January 14, 2015 at 4:39 pm ET
Keystone Isn’t the Only Pipeline Voters Support
When it comes to transporting oil or natural gas, voters put their faith squarely in pipelines, according to new polling figures.
Compared to trains, boats and trucks, 53 percent of registered voters say pipelines are the safest way to transport oil or natural gas, the latest Morning Consult poll shows. Those views come amid debate at the state and federal level about how best to regulate different modes of transporting fuel.
The U.S. is in the midst of an energy-production renaissance, extracting record amounts of oil and leading the world in natural gas production. Oil produced from shale has increased by about 3 million barrels per day in the last five years, and shale gas has gone from “almost nothing” to accounting for about half of the country’s natural gas supplies, according to Guy Caruso, a senior adviser at the Center for Strategic and International Studies.
“It’s not only the transportation of what we do with all of this new oil and gas production but it’s also the infrastructure to facilitate the development of oil and natural gas,” Caruso said yesterday at a transportation conference in Washington. Hydraulic fracturing, he said, requires moving massive amounts of water, as well as the sand and chemicals used in the extraction process.
Transporting fuels comes with risks to humans and the environment stemming from truck and vessel accidents, pipeline leaks and train derailments. As more energy is produced and consumed domestically – Energy Information Administration data show the U.S. is close to 95 percent self-sufficiency – public opinion may play a more prominent role in determining which modes of transport get used to transport fuels across the country. That scenario is already playing out in Washington as lawmakers debate the future of the Keystone XL oil pipeline.
Here’s how voters ranked the four most common modes of fuel transportation in terms of perceived safety:
Republicans show the strongest support for pipelines, at 69 percent. However, a plurality of Democrats, 41 percent, say pipelines are the way to go.
Pipelines carry about 70 percent of oil and gas in the U.S., while tankers and barges move about 23 percent. Trains and trucks split the remaining 7 percent.
Tankers and barges are the second-most trusted form of transport, even though tankers are responsible for the world’s biggest oil-transport spills. Safety concerns with tankers decrease with age, according to the poll results. Nineteen percent of young adults ages 18 to 29 said tankers are the safest way to transport fuel, compared to 6 percent of seniors.
At the other end of the safety spectrum are trucks, which are typically the last link in the transportation chain for getting refined fuels to gas stations. Polling figures suggest voter confidence wanes when it comes to trucks, with only 5 percent supporting that mode of transportation. Trains fared slightly better at 9 percent.
Due to capacity limits, it’s not likely trucks will grab an increased share of the fuel transport market.
“It would take a constant line of tanker trucks, about 750 per day, loading up and moving out every two minutes, 24 hours a day, seven days a week, to move the volume of even a modest pipeline,” the Pipeline and Hazardous Materials Safety Administration, a division of the Transportation Department, says on its website.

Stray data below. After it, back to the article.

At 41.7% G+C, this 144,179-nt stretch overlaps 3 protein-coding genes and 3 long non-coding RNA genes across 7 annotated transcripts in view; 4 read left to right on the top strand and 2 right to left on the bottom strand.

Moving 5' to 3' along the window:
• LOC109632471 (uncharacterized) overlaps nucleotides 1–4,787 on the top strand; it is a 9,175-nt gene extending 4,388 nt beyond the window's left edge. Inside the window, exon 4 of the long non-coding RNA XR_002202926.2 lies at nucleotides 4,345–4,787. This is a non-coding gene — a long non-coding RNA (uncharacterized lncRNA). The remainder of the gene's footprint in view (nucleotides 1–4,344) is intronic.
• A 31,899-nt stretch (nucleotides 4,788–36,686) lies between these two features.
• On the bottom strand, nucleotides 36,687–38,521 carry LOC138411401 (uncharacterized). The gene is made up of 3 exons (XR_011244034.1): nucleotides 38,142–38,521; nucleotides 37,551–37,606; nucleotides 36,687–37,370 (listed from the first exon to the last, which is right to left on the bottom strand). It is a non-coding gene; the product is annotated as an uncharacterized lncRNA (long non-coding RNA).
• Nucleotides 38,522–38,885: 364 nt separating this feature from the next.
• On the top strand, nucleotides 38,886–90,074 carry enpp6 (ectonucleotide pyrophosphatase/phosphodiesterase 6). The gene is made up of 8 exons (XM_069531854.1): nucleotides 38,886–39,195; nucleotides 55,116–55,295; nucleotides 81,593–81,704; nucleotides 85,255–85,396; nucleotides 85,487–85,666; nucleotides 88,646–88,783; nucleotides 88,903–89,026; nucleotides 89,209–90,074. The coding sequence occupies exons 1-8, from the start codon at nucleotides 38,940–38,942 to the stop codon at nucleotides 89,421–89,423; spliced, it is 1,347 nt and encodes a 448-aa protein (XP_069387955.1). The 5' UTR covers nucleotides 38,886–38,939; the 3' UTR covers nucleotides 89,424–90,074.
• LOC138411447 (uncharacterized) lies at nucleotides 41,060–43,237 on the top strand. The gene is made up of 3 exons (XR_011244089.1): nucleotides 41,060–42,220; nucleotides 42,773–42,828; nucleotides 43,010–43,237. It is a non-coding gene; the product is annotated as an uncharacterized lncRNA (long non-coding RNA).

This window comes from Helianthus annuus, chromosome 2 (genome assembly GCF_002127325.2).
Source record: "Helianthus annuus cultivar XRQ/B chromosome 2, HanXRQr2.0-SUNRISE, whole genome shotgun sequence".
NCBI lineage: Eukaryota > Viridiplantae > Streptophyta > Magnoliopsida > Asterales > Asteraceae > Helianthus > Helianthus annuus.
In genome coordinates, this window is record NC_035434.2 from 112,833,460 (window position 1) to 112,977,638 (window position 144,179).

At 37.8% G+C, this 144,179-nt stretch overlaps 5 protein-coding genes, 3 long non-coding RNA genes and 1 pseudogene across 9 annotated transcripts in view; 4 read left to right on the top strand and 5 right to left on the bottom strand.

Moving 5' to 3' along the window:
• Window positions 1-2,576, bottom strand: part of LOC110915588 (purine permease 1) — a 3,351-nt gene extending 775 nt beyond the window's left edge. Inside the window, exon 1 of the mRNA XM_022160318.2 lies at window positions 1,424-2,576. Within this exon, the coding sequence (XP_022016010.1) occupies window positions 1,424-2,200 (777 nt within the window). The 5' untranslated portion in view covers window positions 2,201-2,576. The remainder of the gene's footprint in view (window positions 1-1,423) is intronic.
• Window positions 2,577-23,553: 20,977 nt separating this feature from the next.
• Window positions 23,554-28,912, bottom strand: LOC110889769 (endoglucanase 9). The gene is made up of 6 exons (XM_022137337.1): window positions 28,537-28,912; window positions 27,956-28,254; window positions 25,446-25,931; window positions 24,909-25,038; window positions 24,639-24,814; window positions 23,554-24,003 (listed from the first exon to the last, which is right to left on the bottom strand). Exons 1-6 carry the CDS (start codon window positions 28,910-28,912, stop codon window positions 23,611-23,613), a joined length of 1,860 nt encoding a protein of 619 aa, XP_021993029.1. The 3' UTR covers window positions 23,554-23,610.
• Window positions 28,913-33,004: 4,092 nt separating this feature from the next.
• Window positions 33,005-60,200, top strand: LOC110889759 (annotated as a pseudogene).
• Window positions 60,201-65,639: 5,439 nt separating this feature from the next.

Pursuing more pipelines seems agreeable to most voters, with 70 percent supporting new construction. Nearly twice as many, 56 percent, would be OK with a pipeline built through their town as those who would oppose it.
Local pipeline support appears tied to age, with older respondents more likely to back local construction, according to the poll.
From 1986 through 2013, more than 2 million barrels of oil spilled from U.S. pipelines, prompting calls to upgrade an infrastructure system mostly built in the 1950s and 1960s. Corrosion and wellhead leaks are the primary concerns for the industry and regulators.
While trains account for about 3 percent of oil and gas shipments, they’re also considered one of the biggest winners of the oil boom. From 2008 through 2013, rail shipments of crude oil increased 20-fold, according to the Department of Transportation. Whether that trend will continue remains unclear, but many in the gas industry expect trains to carry liquefied natural gas in the next decade, adding to the rail industry’s growing prominence in fuel transportation.
A majority of respondents said they’d be fine with letting trains carrying natural gas or oil pass through or near their town. While Democrats are split on the issue, a majority of Republicans and Independents are supportive.
As urbanization increases, energy demands are increasing in cities, meaning more trains might need to carry oil and gas to a growing population. But trains also have their limits. In response to an uptick in accidents involving trains carrying oil since 2012, the Transportation Department is expected to issue final crude-by-rail rules early this year.
Even with new safety rules, urban voters might not be comfortable with more train activity in their cities. A plurality of urban residents said they don’t support allowing a train carrying oil or gas to pass within or near their city.
The Morning Consult survey was conducted from Jan. 8 through Jan. 11 among a national sample of 1,707 registered voters. Results have a margin of error of plus or minus 2.4 percentage points.